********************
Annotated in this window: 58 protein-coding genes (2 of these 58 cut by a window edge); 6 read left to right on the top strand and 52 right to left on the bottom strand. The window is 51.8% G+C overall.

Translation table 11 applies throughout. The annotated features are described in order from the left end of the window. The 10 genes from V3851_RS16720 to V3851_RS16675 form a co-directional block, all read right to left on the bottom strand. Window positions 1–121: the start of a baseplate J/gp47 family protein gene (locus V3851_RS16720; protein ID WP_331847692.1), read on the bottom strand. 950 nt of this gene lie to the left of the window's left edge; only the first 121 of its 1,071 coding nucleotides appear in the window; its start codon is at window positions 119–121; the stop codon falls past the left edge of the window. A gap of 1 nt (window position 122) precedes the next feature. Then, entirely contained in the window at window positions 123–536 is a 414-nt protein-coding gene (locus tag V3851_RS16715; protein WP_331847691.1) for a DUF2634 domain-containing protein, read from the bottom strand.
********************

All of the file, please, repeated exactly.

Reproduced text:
Annotated in this window: 58 protein-coding genes (2 of these 58 cut by a window edge); 6 read left to right on the top strand and 52 right to left on the bottom strand. The window is 51.8% G+C overall.

Translation table 11 applies throughout. The annotated features are described in order from the left end of the window. The 10 genes from V3851_RS16720 to V3851_RS16675 form a co-directional block, all read right to left on the bottom strand. Window positions 1–121: the start of a baseplate J/gp47 family protein gene (locus V3851_RS16720; protein ID WP_331847692.1), read on the bottom strand. 950 nt of this gene lie to the left of the window's left edge; only the first 121 of its 1,071 coding nucleotides appear in the window; its start codon is at window positions 119–121; the stop codon falls past the left edge of the window. A gap of 1 nt (window position 122) precedes the next feature. Then, entirely contained in the window at window positions 123–536 is a 414-nt protein-coding gene (locus tag V3851_RS16715; protein WP_331847691.1) for a DUF2634 domain-containing protein, read from the bottom strand.